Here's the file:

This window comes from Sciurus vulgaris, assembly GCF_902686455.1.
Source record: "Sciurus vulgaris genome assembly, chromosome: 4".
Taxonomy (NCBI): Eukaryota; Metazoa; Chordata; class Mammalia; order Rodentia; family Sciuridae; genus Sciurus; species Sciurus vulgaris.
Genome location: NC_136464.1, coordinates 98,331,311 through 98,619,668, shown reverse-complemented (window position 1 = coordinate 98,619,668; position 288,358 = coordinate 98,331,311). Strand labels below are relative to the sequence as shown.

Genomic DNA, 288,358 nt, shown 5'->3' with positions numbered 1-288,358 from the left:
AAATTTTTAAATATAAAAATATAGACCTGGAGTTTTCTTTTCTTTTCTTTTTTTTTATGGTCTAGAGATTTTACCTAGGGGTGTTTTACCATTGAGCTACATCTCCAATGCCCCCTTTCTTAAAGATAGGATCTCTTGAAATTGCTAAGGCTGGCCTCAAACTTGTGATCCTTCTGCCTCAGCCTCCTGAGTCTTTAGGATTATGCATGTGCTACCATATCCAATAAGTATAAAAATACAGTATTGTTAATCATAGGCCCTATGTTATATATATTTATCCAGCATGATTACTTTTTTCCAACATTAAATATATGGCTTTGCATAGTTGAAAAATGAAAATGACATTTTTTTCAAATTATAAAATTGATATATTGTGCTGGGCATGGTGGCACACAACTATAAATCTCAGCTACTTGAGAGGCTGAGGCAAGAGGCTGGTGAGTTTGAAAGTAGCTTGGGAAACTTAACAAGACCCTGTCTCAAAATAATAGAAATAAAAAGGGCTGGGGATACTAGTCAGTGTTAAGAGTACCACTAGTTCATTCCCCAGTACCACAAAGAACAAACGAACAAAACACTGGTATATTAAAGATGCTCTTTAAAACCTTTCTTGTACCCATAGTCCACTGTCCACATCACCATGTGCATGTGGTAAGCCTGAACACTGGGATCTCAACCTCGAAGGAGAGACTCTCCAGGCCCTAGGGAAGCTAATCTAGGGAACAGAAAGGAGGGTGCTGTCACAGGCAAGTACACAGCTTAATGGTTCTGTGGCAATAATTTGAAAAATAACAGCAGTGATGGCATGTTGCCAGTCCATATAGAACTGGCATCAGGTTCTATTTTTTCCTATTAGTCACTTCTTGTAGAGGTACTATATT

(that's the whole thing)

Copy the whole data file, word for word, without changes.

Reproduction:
This window comes from Sciurus vulgaris, assembly GCF_902686455.1.
Source record: "Sciurus vulgaris genome assembly, chromosome: 4".
Taxonomy (NCBI): Eukaryota; Metazoa; Chordata; class Mammalia; order Rodentia; family Sciuridae; genus Sciurus; species Sciurus vulgaris.
Genome location: NC_136464.1, coordinates 98,331,311 through 98,619,668, shown reverse-complemented (window position 1 = coordinate 98,619,668; position 288,358 = coordinate 98,331,311). Strand labels below are relative to the sequence as shown.

Genomic DNA, 288,358 nt, shown 5'->3' with positions numbered 1-288,358 from the left:
AAATTTTTAAATATAAAAATATAGACCTGGAGTTTTCTTTTCTTTTCTTTTTTTTTATGGTCTAGAGATTTTACCTAGGGGTGTTTTACCATTGAGCTACATCTCCAATGCCCCCTTTCTTAAAGATAGGATCTCTTGAAATTGCTAAGGCTGGCCTCAAACTTGTGATCCTTCTGCCTCAGCCTCCTGAGTCTTTAGGATTATGCATGTGCTACCATATCCAATAAGTATAAAAATACAGTATTGTTAATCATAGGCCCTATGTTATATATATTTATCCAGCATGATTACTTTTTTCCAACATTAAATATATGGCTTTGCATAGTTGAAAAATGAAAATGACATTTTTTTCAAATTATAAAATTGATATATTGTGCTGGGCATGGTGGCACACAACTATAAATCTCAGCTACTTGAGAGGCTGAGGCAAGAGGCTGGTGAGTTTGAAAGTAGCTTGGGAAACTTAACAAGACCCTGTCTCAAAATAATAGAAATAAAAAGGGCTGGGGATACTAGTCAGTGTTAAGAGTACCACTAGTTCATTCCCCAGTACCACAAAGAACAAACGAACAAAACACTGGTATATTAAAGATGCTCTTTAAAACCTTTCTTGTACCCATAGTCCACTGTCCACATCACCATGTGCATGTGGTAAGCCTGAACACTGGGATCTCAACCTCGAAGGAGAGACTCTCCAGGCCCTAGGGAAGCTAATCTAGGGAACAGAAAGGAGGGTGCTGTCACAGGCAAGTACACAGCTTAATGGTTCTGTGGCAATAATTTGAAAAATAACAGCAGTGATGGCATGTTGCCAGTCCATATAGAACTGGCATCAGGTTCTATTTTTTCCTATTAGTCACTTCTTGTAGAGGTACTATATT